Localization and regulation of low affinity nerve growth factor receptor expression in the rat olfactory system during development and regeneration

Authors

  • Qizhi Gong,

    1. Department of Anatomy and Cell Biology, ML521, University of Cincinnati College of Medicine, Cincinnati, Ohio 45267-0521
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  • Mary S. Bailey,

    1. Department of Anatomy and Cell Biology, ML521, University of Cincinnati College of Medicine, Cincinnati, Ohio 45267-0521
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  • Sarah K. Pixley,

    1. Department of Anatomy and Cell Biology, ML521, University of Cincinnati College of Medicine, Cincinnati, Ohio 45267-0521
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  • Matthew Ennis,

    1. Department of Anatomy and Cell Biology, ML521, University of Cincinnati College of Medicine, Cincinnati, Ohio 45267-0521
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  • W. Liu,

    1. Department of Anatomy and Cell Biology, ML521, University of Cincinnati College of Medicine, Cincinnati, Ohio 45267-0521
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  • Michael T. Shipley

    Corresponding author
    1. Department of Anatomy and Cell Biology, ML521, University of Cincinnati College of Medicine, Cincinnati, Ohio 45267-0521
    • Dept. of Anatomy and Cell Biology, ML521, University of Cincinnati College of Medicine, 231 Bethesda Avenue, Cincinnati, OH 45267-0521
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Abstract

Nerve growth factor (NGF), a classic neurotropic factor, promotes neuronal survival, maintenance, regeneration and differentiation in the peripheral nervous system and parts of the central nervous system. NGF activity is mediated by cell surface bound receptors including the low affinity NGF receptor (LNGFr) which is expressed by some peripheral and central neurons and is present on peripheral nerve Schwann cells during development and regeneration.

The olfactory system is a useful model for the study of the role of LNGFr in neuronal development and regeneration. The growth of olfactory axons into the brain begins in the embryo and continue through the first few postnatal weeks. In mature animals there is persistent turnover and generation of olfactory receptor neurons (ORNs) and continuous growth of new axons into the oflfactory bulb. These new axons grow along the preexisting olfactory pathway. In the mature olfactory system, LNGFr has been observed in the glomerular layer of the olfactory bulb, the target of ORNs. However, neither the cellular localization nor the development expression of LNGFr has been characterized. Her, we tested the hypothesis that LNGFr expression is developmentally regulated in the olfactory nerve and is reinduced following injury to the mature olfactory nerve.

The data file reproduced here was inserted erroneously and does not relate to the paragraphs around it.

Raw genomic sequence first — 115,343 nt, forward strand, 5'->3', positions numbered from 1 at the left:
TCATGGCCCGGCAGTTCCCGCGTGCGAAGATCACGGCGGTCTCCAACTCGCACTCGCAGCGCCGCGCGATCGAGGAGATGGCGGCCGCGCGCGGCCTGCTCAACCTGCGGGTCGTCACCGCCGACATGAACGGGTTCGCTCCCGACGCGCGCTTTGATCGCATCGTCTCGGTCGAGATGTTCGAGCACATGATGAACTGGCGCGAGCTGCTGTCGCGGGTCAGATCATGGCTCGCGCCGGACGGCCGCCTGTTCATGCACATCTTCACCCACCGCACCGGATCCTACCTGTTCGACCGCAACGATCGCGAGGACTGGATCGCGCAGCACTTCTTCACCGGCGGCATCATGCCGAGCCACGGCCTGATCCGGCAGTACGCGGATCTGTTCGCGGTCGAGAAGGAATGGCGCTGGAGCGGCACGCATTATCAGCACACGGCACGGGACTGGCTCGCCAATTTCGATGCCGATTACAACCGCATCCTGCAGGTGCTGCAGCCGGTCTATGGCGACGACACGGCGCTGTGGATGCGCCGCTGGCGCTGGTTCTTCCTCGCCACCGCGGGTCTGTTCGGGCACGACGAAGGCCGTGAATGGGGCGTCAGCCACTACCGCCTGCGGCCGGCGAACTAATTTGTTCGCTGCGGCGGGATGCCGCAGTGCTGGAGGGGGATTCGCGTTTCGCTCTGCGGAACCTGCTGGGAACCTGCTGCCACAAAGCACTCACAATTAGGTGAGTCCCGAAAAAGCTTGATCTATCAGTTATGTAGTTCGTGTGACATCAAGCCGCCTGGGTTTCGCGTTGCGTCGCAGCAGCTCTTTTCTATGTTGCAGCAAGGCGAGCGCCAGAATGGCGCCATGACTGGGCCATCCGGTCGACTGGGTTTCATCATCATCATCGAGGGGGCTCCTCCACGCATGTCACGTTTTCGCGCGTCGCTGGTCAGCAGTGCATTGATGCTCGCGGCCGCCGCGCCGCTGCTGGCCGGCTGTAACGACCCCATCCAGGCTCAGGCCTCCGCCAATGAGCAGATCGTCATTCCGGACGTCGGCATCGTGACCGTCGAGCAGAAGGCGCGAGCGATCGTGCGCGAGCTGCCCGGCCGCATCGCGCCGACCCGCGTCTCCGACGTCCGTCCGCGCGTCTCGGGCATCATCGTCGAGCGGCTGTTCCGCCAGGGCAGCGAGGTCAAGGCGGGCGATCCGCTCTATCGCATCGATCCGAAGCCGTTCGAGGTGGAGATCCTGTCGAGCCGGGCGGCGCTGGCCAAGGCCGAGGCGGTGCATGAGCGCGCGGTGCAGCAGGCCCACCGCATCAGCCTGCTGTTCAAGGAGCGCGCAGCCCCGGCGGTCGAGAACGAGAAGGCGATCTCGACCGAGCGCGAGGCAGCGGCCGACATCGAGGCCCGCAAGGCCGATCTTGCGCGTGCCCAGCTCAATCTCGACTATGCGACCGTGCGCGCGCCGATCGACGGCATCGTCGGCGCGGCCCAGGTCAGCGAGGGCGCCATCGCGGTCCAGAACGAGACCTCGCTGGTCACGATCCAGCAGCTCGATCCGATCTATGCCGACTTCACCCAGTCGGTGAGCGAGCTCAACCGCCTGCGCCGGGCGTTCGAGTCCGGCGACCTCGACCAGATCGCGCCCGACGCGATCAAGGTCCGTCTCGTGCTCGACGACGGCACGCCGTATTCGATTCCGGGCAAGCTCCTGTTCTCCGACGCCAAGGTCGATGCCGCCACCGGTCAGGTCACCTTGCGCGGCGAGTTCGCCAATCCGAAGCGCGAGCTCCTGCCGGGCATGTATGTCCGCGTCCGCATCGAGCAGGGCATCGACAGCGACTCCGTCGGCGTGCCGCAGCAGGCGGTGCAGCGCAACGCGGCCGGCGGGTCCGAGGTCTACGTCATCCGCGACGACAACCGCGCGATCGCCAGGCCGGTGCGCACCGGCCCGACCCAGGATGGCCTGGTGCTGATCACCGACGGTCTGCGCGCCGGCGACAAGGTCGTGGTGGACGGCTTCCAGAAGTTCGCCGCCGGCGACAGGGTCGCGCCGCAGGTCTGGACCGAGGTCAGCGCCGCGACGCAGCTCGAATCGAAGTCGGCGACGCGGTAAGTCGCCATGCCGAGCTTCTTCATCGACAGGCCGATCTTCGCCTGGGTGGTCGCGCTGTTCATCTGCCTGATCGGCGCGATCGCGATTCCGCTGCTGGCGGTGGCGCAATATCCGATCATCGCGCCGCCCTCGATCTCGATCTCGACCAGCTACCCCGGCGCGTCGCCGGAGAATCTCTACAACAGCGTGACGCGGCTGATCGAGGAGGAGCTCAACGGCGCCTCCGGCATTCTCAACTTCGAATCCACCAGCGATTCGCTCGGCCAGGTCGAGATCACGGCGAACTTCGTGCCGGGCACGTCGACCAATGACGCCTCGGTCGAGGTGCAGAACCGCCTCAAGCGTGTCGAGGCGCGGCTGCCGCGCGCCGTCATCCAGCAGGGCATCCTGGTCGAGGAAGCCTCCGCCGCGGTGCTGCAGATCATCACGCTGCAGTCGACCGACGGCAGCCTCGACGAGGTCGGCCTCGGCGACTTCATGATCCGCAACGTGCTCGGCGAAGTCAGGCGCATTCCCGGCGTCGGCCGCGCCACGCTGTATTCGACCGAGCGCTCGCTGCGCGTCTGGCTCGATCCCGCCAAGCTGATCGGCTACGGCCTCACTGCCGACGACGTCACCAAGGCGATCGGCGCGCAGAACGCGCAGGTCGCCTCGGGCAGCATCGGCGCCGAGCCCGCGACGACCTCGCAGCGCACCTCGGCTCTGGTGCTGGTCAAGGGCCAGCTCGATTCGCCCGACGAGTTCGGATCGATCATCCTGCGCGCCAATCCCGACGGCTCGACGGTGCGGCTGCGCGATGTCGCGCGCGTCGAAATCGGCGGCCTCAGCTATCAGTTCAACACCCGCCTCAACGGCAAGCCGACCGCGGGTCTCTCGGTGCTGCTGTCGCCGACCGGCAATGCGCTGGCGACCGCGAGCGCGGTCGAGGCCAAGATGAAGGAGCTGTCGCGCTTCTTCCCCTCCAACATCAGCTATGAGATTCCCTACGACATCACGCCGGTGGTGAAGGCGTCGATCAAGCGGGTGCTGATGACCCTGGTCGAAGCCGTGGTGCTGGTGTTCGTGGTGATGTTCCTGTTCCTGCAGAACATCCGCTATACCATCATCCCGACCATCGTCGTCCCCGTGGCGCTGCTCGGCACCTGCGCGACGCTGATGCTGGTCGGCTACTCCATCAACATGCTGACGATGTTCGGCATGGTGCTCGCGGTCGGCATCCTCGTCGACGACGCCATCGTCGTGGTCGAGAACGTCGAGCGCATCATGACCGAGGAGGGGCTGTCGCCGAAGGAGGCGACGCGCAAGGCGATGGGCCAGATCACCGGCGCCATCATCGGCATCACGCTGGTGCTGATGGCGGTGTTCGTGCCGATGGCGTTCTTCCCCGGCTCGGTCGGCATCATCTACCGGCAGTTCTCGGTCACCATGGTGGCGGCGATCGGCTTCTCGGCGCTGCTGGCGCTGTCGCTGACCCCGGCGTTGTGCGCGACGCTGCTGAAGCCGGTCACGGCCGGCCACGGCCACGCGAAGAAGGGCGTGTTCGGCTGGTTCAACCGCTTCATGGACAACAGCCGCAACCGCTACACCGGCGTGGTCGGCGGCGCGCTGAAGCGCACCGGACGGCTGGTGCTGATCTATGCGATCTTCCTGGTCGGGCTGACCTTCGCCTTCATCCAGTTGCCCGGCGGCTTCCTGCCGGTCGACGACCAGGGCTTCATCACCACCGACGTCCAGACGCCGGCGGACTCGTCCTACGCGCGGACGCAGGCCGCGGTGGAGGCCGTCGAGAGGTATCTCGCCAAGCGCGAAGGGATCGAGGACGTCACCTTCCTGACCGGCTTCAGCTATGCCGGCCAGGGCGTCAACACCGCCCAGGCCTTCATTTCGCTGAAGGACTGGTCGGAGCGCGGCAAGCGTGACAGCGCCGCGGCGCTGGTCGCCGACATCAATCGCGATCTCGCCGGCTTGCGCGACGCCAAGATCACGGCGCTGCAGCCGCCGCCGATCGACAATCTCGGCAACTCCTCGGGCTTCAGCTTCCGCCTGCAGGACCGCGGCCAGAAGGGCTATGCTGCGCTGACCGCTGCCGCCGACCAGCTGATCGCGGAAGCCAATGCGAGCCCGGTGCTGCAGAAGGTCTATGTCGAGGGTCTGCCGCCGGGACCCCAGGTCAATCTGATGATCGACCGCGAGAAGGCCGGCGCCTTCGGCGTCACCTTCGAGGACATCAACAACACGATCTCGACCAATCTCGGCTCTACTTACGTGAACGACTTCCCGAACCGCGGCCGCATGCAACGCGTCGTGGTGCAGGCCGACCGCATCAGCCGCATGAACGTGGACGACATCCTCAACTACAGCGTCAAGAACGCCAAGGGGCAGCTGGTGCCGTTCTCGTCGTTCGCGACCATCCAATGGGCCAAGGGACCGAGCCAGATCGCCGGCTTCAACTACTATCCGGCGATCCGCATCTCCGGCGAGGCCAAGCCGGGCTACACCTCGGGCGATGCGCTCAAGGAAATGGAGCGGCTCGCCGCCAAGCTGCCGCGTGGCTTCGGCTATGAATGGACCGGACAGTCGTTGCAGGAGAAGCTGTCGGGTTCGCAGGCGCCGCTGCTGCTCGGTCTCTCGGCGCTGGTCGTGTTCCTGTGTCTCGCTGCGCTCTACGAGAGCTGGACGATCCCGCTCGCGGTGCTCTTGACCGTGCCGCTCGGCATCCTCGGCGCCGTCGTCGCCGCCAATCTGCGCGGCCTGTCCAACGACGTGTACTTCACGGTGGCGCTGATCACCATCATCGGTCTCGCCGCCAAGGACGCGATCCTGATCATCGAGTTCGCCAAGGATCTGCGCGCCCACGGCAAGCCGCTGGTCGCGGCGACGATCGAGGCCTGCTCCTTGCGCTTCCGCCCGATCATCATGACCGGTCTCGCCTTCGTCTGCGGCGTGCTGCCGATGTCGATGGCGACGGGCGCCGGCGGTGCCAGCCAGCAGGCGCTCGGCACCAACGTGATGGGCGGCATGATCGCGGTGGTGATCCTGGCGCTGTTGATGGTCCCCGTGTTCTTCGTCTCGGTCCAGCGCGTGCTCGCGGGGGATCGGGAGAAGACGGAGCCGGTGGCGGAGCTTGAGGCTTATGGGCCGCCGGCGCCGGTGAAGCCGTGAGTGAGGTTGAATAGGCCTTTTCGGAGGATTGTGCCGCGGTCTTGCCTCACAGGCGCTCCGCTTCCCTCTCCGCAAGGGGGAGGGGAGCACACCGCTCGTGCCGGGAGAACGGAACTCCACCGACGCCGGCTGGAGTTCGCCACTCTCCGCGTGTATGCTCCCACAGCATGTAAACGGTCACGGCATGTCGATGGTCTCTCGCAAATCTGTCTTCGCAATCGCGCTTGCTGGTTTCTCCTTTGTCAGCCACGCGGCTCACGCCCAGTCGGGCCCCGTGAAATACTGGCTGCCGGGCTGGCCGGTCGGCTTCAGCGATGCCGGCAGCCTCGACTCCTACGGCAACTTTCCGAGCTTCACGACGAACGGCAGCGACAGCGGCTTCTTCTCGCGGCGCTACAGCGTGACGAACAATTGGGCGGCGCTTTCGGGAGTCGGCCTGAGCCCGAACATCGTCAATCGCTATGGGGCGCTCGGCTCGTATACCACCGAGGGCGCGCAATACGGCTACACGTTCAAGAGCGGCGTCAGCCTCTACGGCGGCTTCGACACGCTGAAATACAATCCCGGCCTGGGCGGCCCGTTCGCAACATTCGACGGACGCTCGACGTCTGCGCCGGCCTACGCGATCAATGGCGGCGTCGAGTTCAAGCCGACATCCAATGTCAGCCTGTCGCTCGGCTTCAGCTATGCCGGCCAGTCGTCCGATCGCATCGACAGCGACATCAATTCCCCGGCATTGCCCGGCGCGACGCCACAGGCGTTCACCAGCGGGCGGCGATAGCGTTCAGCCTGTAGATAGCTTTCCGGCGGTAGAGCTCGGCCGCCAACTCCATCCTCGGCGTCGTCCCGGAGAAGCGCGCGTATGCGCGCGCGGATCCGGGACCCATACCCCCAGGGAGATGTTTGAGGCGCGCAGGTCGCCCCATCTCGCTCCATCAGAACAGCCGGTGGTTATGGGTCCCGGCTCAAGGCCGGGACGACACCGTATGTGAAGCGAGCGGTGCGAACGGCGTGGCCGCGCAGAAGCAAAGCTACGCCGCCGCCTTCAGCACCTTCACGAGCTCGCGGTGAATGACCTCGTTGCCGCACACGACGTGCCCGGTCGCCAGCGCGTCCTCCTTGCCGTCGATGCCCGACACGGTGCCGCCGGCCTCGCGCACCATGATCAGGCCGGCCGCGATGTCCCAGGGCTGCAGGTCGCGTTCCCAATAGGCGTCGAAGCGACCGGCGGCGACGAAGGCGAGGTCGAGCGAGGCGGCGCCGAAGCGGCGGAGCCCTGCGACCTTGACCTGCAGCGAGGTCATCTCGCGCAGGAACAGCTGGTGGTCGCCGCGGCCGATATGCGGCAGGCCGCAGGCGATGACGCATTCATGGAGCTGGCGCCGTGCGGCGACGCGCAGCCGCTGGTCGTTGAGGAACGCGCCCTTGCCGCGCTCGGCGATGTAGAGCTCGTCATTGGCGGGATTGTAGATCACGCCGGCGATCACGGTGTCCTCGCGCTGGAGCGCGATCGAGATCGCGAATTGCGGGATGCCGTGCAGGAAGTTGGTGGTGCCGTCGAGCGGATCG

LNGFr-immunoreactivity (IR) was first observed in the olfactory mucosa at embryonic day (E)13 and in the olfactory nerve at E14. LNGFr-IR increased in the nerve during embryonic development, began to decrease at around postnatal day (P)5 and was scarcely detectable in normal adults. The staining patterns suggests that LNGFr is located on the olfactory nerve Schwann cells. Streaks of LNGFr-IR were present in the adult olfactory nerve. We reasoned that these streaks might represent transient reexpression of LNGFr associated with normal olfactory neurons turnover and replacement. Consistent with this hypothesis, LNGFr was robustly reexpressed in the adult olfactory nerve following lesion of the olfactory epithelium.

Starting late in development (E21) and in the adult, LNGFr-IR was also observed on fibres in deep layers of the olfactory bulb. LNGFr-IR was also observed in neurons of the nucleus of the diagonal band (NDB) in the basal forebrain. NDB is the sole source of cholingeric afferents of the olfactory bulb. Thus, we tested the hypothesis that LNGFr in the deep layers of the olfactory bulb is located on NDB axons by making lesions of NDB. Following the lesion, LNGFr-IR disappeared in the deep layers of the olfactory bulb but remained in the glomerular layer.

We conclude that LNGFr-IR is associated with several distinct populations of cells in the olfactory system. This suggests that LNGFr-IR plays several distinct functional roles in the olfactory system, including support of olfactory axon growth and regeneration and maintenance of cholinergic innervation of the olfactory bulb. © 1994 Wiley-Liss, Inc.

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